W3PM's blog

This is an inexpensive project based around a partially built $21 SoftRock Lite II receiver and an $8 Si5351A module. The transceiver provides single band operation between 630 and 10 meters. There are many transceivers in the marketplace that provide good performance at a reasonable cost. However, I enjoy building and experimenting, so I documented this project to share with those who have similar interests. Additional information is located at: http://www.knology.net/~gmarcus

Gene W3PM

Perhaps in the future there will be an I/Q processing feature in WSJT-X. Until that time, I chose to use a dual op-amp I/Q signal processor. I documented this project to share with those in the WSPR community who enjoy building and experimenting. The project is located at: http://www.knology.net/~gmarcus/

Gene W3PM

The SoftRock Lite II for 455 kHz IF operation provides an inexpensive but effective way to monitor WSPR activity on 630m. The receiver kit cost $23 USD from fivedash.com. This is a software defined receiver that uses a 464 kHz local oscillator. After building the kit, measure the actual local oscillator frequency. In my receiver it was 463.936 kHz. Subtract the actual local oscillator frequency from the WSPR dial frequency of 474.200 kHz. Using a I/Q compatible program such as WSPR 2.12 or Linux WSPR 4.0 open Setup > I/Q Mode.

W4ATV is an experimental solar powered sub-mW WSPR beacon located in Madison, Alabama (EM64). It is capable of outputting either 1000, 500, 250, or 85 uW on 30m. Power output was verified using a calibrated HP-432A power meter and GIL-360-2 bolometer mount. The antenna is 5.5m vertical with 24 1/4 wavelength buried radials. An antenna with a higher radiation angle would probably produce more spots.

This project provides a simple means of generating an audio WSPR signal using either an Arduino Nano or Arduino Uno to drive a SSB transmitter for mobile or portable WSPR beaconing. Automatic compound callsign and GPS derived 6 digit locator encoding are included.

Additional information is at: http://www.knology.net/~gmarcus/

73, Gene

I have placed a self-contained utility that, in one go, will generate a text file for use with PIC assemblers. The utility will generate either conventional callsign/4 digit locator or compound callsign/6 digit locator data. Additional information is at http://www.knology.net/~gmarcus/.

Gene W3PM

This project was updated to include GPS derived frequency calibration and compound callsign/6 digit locator capability. Additional information is at http://www.knology.net/~gmarcus/.

Gene W3PM

I have created an Arduino Uno version of the Arduino Mega/DDS-60 project. This project retains many of the Mega features but uses less hardware. What may be of particular interest to QRSS users is the option to select 1 of 12 different graphical patterns to append to the ID.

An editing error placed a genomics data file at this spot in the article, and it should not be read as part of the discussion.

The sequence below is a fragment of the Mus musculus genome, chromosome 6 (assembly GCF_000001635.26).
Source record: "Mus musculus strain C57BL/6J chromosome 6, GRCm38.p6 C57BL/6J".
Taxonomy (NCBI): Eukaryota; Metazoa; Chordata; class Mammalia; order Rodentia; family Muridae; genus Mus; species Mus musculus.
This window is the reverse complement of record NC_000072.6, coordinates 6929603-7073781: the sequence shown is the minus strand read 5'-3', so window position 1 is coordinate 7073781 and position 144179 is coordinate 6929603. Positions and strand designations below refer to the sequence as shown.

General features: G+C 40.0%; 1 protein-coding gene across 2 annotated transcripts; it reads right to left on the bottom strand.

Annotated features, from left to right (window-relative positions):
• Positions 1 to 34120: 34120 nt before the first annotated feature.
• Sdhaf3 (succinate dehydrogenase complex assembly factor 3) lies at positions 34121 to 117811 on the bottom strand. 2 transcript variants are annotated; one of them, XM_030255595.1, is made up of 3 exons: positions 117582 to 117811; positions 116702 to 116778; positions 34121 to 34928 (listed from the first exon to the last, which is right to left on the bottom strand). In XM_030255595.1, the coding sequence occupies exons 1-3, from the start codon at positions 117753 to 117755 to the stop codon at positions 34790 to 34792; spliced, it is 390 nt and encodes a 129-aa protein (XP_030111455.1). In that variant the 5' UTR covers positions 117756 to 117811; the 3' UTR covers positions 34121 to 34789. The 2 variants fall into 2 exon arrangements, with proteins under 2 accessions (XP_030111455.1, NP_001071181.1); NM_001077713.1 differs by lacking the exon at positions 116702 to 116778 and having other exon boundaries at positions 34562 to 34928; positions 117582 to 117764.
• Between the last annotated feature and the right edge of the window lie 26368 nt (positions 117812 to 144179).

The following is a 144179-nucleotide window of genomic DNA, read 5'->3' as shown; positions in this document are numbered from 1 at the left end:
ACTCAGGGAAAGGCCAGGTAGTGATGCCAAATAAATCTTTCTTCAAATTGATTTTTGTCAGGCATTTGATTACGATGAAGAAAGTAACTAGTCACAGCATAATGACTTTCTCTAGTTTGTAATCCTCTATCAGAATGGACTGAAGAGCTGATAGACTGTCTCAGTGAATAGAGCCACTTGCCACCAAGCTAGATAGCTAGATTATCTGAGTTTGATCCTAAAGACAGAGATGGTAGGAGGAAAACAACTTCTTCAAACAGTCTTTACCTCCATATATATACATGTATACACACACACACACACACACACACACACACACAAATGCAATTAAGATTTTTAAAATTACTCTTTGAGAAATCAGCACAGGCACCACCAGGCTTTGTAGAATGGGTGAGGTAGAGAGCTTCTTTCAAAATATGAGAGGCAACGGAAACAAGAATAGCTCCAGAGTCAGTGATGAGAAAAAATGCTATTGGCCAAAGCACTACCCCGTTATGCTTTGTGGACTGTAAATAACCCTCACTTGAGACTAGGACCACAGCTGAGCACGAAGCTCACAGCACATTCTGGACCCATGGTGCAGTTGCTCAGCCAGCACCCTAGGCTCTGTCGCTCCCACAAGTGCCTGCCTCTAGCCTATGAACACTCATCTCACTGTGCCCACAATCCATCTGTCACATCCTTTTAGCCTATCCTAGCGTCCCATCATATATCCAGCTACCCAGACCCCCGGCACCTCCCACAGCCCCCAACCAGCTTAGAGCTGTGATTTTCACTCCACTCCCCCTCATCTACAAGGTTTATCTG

The Mega project was also updated to include individual WSPR power allocations to each band/timeslot and 12 QRSS graphical patterns.

The projects are located at http://www.knology.net/~gmarcus/.


Gene W3PM

I have recently completed a WSPR/QRSS beacon project using an Arduino Mega and DDS-60 signal source.

The PIC-EL is a PIC project/demonstration board described in the February, 2010 QST. The PIC-EL in combination with the DDS-60 daughter board make a nice multiband QRPp WSPR transmitter.

A modified version of AA0ZZ’s excellent signal generator program to include WSPR operation is located at http://www.knology.net/~gmarcus/. Capabilities include 160 – 6 meter operation, LCD readout, internal timing, VFO control, and a frequency calibration routine in software.

The PIC software for the Audio WSPR Source was updated to include on-chip WSPR message generation. On-the-fly grid square location updating for portable operation is also included if GPS timing is used.

The system now has the following capabilities:

I have documented my most recent project that allows a portable SSB QRP transceiver to transmit WSPR beacons from a portable location without a computer.

The project consists of a simple audio oscillator controlled by a Microchip 16F628 PIC that has the following capabilities:

- Internal timing or NMEA GPS timing for UTC synchronization of WSPR transmissions.
- RS232 input of the WSPR message.
- Line or microphone output.
- Symbol data output available to modulate a VXCO
- Low power consumption allowing battery operation

During the last few days, I have been experimenting on 30 meters with output powers as low as 20 microwatts. No one has spotted my 20 microwatt signal yet, but K8CXM has spotted my 50 microwatt signal at a distance of 553 KM at 2332UTC, 05 AUG 09.

A 100 mW beacon with a step attenuator to an indoor doublet was used for all the tests. All equipment is homebrew and the output power is verified with a HP-432A Power Meter. If you look in the database the power is reported as 0.100 watt because it was too difficult to pull out and reprogram the beacon’s PIC controller chip for each change of power. In any case, there are no provisions to report power levels below 1 milliwatt to the WSPR database.

Other noteworthy spots:
100 uW - K8CXM, 2252UTC, 05 AUG 09, -23 dB, 553 KM
200 uW - AI4SA, 0530 UTC, 02 AUG 09, -21 dB, 333 KM
500 uW - NJ0U, multiple spots 31 JUL & 01 AUG 09, -28 dB to -20 dB, 716 KM
500 uW - K1JT, 1440 UTC, 31 JUL 09, -21 dB, 1215 KM
500 uW - W3HH, 1240 UTC, 31 JUL 09, -28 dB, 764 KM
5 mW – VK6DI, 2232 UTC, 05 DEC 08, -27 dB. 17,858 KM